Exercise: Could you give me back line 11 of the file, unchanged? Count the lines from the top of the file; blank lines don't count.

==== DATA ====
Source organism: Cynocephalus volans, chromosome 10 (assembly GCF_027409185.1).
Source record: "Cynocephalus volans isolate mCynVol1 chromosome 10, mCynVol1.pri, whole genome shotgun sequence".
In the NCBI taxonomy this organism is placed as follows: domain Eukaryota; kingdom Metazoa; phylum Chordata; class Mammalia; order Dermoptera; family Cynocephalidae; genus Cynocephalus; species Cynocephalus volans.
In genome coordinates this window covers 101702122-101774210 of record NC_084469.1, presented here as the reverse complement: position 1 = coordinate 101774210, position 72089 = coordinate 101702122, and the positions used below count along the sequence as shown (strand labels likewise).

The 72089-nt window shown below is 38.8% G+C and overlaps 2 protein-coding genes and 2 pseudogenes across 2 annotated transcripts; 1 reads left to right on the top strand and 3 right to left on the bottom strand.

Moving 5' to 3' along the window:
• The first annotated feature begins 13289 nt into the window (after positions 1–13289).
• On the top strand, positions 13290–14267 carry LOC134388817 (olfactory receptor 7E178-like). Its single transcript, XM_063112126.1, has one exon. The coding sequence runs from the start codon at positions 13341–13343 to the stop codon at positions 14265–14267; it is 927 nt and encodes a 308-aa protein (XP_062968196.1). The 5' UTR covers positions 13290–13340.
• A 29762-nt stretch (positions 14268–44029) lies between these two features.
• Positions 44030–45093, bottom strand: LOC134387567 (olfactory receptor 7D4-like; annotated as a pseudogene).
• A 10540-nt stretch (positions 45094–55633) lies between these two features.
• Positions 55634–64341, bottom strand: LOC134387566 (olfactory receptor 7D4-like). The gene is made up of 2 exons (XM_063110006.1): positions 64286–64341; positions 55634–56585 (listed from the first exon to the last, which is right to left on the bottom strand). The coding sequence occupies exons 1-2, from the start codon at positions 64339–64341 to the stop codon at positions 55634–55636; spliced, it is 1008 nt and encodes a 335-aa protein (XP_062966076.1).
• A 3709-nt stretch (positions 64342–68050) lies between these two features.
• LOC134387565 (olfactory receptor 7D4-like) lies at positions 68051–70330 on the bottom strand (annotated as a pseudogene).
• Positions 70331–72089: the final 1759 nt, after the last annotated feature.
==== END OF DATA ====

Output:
• A 10540-nt stretch (positions 45094–55633) lies between these two features.